News and Information

Dog Days of Summer: How To Keep Your Pets Cool

brown short coated dog on brown tree log

Summer is in full swing, but long days at the beach or lounging by the pool can be dangerous for your furry best friend. Unlike humans, dogs don’t sweat, making it more difficult for them to regulate their body temperature on the hottest of days. Read on for tips we’ve compiled to help cool down your dog, as well as how to identify signs of heat stroke in pets.

  • Keep them hydrated- Dogs need more water in the summer, especially if their diet includes dry food like kibble. Set up extra water stations around the house, and if your dog spends a lot of time outdoors, make sure their outdoor water stays cold by adding a few ice cubes to their bowl. And always bring a travel bowl if you take your pet to the beach or the dog park.
  • Provide a frozen treat- In addition to helping cool down your pooch, dogs love the stimulation from frozen toys and treats. Fill a Tupperware with water, place one of your pet’s favorite toys inside, and freeze overnight. Pop the frozen block out and give to your dog for outdoor play. For a super special treat, recipes like dog-safe ice cream can be made with ingredients you already have in your pantry. Try filling an ice cube tray with pureed pumpkin and popping it in the freezer for your furry friend.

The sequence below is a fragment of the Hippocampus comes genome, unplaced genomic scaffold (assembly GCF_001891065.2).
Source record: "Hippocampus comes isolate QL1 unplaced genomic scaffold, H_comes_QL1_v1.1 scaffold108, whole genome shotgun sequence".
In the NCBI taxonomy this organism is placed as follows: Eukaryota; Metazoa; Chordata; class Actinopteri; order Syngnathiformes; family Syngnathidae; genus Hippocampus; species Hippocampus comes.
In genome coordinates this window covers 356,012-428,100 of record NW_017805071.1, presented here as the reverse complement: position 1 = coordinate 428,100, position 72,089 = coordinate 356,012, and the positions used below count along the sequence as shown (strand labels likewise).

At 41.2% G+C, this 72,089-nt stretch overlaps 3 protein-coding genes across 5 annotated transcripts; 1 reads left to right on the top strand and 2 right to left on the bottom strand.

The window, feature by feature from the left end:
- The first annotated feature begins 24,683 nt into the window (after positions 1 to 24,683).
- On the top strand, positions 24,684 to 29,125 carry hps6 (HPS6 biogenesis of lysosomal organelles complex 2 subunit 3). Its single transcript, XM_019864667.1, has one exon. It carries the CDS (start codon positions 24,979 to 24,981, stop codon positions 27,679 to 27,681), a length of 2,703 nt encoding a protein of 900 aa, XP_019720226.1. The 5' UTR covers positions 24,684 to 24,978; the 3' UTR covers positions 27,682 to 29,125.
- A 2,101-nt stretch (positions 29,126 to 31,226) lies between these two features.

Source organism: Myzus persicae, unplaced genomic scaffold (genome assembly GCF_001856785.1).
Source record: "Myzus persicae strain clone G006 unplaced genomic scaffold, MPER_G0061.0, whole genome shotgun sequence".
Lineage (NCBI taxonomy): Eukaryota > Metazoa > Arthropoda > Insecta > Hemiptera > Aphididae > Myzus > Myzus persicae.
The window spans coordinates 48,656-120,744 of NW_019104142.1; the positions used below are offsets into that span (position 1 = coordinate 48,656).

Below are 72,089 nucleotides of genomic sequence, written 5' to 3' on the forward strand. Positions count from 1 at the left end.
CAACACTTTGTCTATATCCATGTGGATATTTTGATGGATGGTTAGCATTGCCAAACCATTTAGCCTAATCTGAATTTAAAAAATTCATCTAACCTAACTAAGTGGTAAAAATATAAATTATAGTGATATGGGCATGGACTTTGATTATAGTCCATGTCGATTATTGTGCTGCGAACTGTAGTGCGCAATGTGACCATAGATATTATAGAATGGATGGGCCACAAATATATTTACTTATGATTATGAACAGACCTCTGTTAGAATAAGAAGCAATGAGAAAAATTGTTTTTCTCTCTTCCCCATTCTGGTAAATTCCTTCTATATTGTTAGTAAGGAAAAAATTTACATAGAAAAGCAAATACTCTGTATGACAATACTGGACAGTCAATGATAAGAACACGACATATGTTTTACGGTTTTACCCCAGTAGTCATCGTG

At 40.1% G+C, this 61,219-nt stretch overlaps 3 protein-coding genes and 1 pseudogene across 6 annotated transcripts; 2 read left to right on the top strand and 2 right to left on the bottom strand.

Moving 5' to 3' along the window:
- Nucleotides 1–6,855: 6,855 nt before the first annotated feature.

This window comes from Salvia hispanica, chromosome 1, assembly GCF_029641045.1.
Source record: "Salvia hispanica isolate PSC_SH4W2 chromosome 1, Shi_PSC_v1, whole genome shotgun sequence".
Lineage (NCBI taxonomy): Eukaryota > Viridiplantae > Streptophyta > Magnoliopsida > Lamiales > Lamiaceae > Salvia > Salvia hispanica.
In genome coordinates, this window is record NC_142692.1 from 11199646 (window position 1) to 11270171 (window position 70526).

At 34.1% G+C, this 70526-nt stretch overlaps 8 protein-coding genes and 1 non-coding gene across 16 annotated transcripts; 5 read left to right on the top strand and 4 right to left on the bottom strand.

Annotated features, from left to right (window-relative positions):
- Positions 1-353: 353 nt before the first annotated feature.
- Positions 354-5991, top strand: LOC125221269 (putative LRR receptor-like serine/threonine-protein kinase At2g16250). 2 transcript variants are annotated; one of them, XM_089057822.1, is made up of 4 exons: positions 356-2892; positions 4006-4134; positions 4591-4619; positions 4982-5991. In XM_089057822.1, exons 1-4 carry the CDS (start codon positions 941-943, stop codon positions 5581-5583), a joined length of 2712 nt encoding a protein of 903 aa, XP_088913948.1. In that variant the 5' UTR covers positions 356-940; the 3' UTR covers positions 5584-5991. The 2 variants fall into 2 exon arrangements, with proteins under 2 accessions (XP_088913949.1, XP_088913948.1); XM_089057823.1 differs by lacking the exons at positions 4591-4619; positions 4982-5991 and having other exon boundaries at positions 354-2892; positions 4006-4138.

• Walk Your Dog in the Morning or Evening- It is important for dogs to get exercise in the summer, but be mindful of the time of day you take your pet to the park or around the neighborhood for a walk. Like people, dogs are at the greatest risk for getting heat stroke when the sun is at its highest point in the sky, between noon and 4 PM. Try to keep walks confined to grassy areas; in high heat, pavement can be 40 to 60 degrees hotter than the air temperature, putting your pet at risk of getting burns on the pads of their feet.
  • Keep Dogs Indoors, and Never Leave a Pet in the Car- Never leave a pet unattended in the car in hot weather, even with windows down. The best place for a dog to be during the day is inside, preferably with air conditioning or fans running. If your home does not have air conditioning, always leave windows open for your pet, and consider investing in cooling items such as an elevated dog bed or pet crate fan.
  • Know the Signs of Heat Stroke in Dogs- Some panting is normal for dogs in the heat, as this is one of their body’s mechanisms for cooling down. However, it is a good idea to contact your vet if your dog is displaying the following signs or behavior:

-Excessive panting

-Excessive drooling

-Vomiting/and or diarrhea

-Loss of consciousness or uncoordinated movement

For a full list of symptoms of heat stroke in pets, visit: Heat Stroke in Dogs: Causes, Symptoms and Treatment | Veterinary Emergency Group

Looking for more dog related fun and information?

Check out Hoopla to read eBooks for all age groups!

Leave a Reply


Post History

%d bloggers like this: